• Search Google Scholar
    • Export Citation
  • 3

    MuoioDMNewgardCB. Metabolism: a is for adipokine. Nature2005436337338. (doi:10.1038/436337a).

  • 4

    GrahamTEYangQBluherMHammarstedtACiaraldiTPHenryRRWasonCJOberbachAJanssonPASmithU. Retinol-binding protein 4 and insulin resistance in lean, obese, and diabetic subjects. New England Journal of Medicine200635425522563. (doi:10.1056/NEJMoa054862).

    • Search Google Scholar
    • Export Citation
  • 5

    StehouwerCDGallMATwiskJWKnudsenEEmeisJJParvingHH. Increased urinary albumin excretion, endothelial dysfunction, and chronic low-grade inflammation in type 2 diabetes: progressive, interrelated, and independently associated with risk of death. Diabetes20025111571165. (doi:10.2337/diabetes.51.4.1157).

    • Search Google Scholar
    • Export Citation
  • 6

    MykkanenLZaccaroDJO'LearyDHHowardGRobbinsDCHaffnerSM. Microalbuminuria and carotid artery intima-media thickness in nondiabetic and NIDDM subjects. The Insulin Resistance Atherosclerosis Study (IRAS). Stroke19972817101716. (doi:10.1161/01.STR.28.9.1710).

    • Search Google Scholar
    • Export Citation
  • 7

    ParvanovaAITrevisanRIlievIPDimitrovBDVedovatoMTiengoARemuzziGRuggenentiP. Insulin resistance and microalbuminuria: a cross-sectional, case–control study of 158 patients with type 2 diabetes and different degrees of urinary albumin excretion. Diabetes20065514561462. (doi:10.2337/db05-1484).

    • Search Google Scholar
    • Export Citation
  • 8

    RailaJHenzeASprangerJMohligMPfeifferAFSchweigertFJ. Microalbuminuria is a major determinant of elevated plasma retinol-binding protein 4 in type 2 diabetic patients. Kidney International200772505511. (doi:10.1038/sj.ki.5002372).

    • Search Google Scholar
    • Export Citation
  • 9

    XuMLiXYWangJGWangXJHuangYChengQHuangHELiRXiangJTanJR. Retinol-binding protein 4 is associated with impaired glucose regulation and microalbuminuria in a Chinese population. Diabetologia20095215111519. (doi:10.1007/s00125-009-1386-8).

    • Search Google Scholar
    • Export Citation
  • 10

    GrahamTEWasonCJBluherMKahnBB. Shortcomings in methodology complicate measurements of serum retinol binding protein (RBP4) in insulin-resistant human subjects. Diabetologia200750814823. (doi:10.1007/s00125-006-0557-0).

    • Search Google Scholar
    • Export Citation
  • 11

    CabreALazaroIGironaJManzanaresJMarimonFPlanaNHerasMMasanaL. Retinol-binding protein 4 as a plasma biomarker of renal dysfunction and cardiovascular disease in type 2 diabetes. Journal of Internal Medicine2007262496503. (doi:10.1111/j.1365-2796.2007.01849.x).

    • Search Google Scholar
    • Export Citation
  • 12

    AxelssonJO'ByrneSMBlanerWSCarreroJJBruchfeldAHeimburgerOBaranyPLindholmBStenvinkelP. Serum retinol-binding protein concentration and its association with components of the uremic metabolic syndrome in nondiabetic patients with chronic kidney disease stage 5. American Journal of Nephrology200929447453. (doi:10.1159/000176534).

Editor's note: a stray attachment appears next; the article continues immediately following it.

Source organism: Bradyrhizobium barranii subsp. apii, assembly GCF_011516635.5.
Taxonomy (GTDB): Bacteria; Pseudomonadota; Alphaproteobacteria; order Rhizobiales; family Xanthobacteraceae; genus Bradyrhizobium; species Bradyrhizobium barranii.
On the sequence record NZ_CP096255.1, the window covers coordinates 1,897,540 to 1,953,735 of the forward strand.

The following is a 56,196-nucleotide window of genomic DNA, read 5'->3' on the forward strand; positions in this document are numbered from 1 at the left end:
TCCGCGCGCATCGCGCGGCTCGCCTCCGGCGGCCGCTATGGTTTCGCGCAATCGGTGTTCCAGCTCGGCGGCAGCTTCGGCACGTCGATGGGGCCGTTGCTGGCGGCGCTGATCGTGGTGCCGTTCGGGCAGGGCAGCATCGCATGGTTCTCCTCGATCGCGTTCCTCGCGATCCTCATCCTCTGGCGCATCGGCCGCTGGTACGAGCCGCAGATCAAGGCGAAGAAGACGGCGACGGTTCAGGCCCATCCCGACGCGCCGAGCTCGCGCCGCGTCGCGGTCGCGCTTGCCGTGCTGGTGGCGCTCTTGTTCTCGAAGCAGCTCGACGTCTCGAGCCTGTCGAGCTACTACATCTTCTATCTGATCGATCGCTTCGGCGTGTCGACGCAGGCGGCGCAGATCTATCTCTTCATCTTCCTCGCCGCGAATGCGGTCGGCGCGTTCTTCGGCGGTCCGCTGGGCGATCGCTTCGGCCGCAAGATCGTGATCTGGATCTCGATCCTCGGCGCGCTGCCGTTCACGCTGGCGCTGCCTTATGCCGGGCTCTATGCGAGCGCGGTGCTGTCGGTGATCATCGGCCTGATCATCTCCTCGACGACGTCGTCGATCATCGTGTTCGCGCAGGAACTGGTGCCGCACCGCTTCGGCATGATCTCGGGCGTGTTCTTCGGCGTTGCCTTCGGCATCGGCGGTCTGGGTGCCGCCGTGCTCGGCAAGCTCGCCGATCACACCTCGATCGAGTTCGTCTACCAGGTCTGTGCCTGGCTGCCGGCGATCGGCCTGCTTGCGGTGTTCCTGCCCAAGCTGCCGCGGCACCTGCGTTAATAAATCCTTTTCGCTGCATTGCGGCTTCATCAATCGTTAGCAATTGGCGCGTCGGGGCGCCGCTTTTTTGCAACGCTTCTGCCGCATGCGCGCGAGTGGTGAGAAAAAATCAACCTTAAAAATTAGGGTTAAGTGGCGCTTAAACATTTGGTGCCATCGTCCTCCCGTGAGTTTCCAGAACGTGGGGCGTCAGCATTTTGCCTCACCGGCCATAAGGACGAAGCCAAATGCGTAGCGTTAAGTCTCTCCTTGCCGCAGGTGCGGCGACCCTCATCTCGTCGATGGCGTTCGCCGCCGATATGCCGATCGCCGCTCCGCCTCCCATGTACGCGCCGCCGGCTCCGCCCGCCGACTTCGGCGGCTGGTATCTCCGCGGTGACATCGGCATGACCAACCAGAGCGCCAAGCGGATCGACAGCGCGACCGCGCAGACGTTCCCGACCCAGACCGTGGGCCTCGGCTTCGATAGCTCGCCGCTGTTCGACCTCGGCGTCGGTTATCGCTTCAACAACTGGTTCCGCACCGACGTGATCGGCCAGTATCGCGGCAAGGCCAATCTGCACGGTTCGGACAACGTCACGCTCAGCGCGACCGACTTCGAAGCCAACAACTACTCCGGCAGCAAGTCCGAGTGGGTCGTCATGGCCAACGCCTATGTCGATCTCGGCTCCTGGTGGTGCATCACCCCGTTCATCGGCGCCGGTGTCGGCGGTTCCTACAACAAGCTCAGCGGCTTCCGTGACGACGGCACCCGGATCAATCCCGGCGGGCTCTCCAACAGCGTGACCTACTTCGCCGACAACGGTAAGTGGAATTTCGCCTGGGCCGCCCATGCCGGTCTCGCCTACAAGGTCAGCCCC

• Search Google Scholar
    • Export Citation
  • 13

    HenzeAFreySKRailaJTepelMScholzeAPfeifferAFWeickertMOSprangerJSchweigertFJ. Evidence that kidney function but not type 2 diabetes determines retinol-binding protein 4 serum levels. Diabetes20085733233326. (doi:10.2337/db08-0866).

    • Search Google Scholar
    • Export Citation
  • 14

    WonJCParkCYParkHSKimJHChoiESRheeEJLeeWYOhKWKimSWParkSW. 1,5-Anhydroglucitol reflects postprandial hyperglycemia and a decreased insulinogenic index, even in subjects with prediabetes and well-controlled type 2 diabetes. Diabetes Research and Clinical Practice2009845157. (doi:10.1016/j.diabres.2009.01.002).

    • Search Google Scholar
    • Export Citation
  • 15

    . Diagnosis and classification of diabetes mellitus. Diabetes Care200528S37S42. (doi:10.2337/diacare.28.suppl_1.S37).

  • 16

    MatthewsDRHoskerJPRudenskiASNaylorBATreacherDFTurnerRC. Homeostasis model assessment: insulin resistance and β-cell function from fasting plasma glucose and insulin concentrations in man. Diabetologia198528412419. (doi:10.1007/BF00280883).

    • Search Google Scholar
    • Export Citation
  • 17

    KuanYHossainMSurmanJEl NahasAMHaylorJ. GFR prediction using the MDRD and Cockcroft and Gault equations in patients with end-stage renal disease. Nephrology Dialysis Transplantation20052023942401. (doi:10.1093/ndt/gfi076).

    • Search Google Scholar
    • Export Citation
  • 18

    ZanottiGBerniR. Plasma retinol-binding protein: structure and interactions with retinol, retinoids, and transthyretin. Vitamins and Hormones200469271295. (doi:10.1016/S0083-6729(04)69010-8).

    • Search Google Scholar
    • Export Citation
  • 19

    AbahusainMAWrightJDickersonJWde VolEB. Retinol, α-tocopherol and carotenoids in diabetes. European Journal of Clinical Nutrition199953630635. (doi:10.1038/sj.ejcn.1600825).

    • Search Google Scholar
    • Export Citation
  • 20

    Yao-BorengasserAVarmaVBodlesAMRasouliNPhanavanhBLeeMJStarksTKernLMSpencerHJIIIRashidiAA. Retinol binding protein 4 expression in humans: relationship to insulin resistance, inflammation, and response to pioglitazone. Journal of Clinical Endocrinology and Metabolism20079225902597. (doi:10.1210/jc.2006-0816).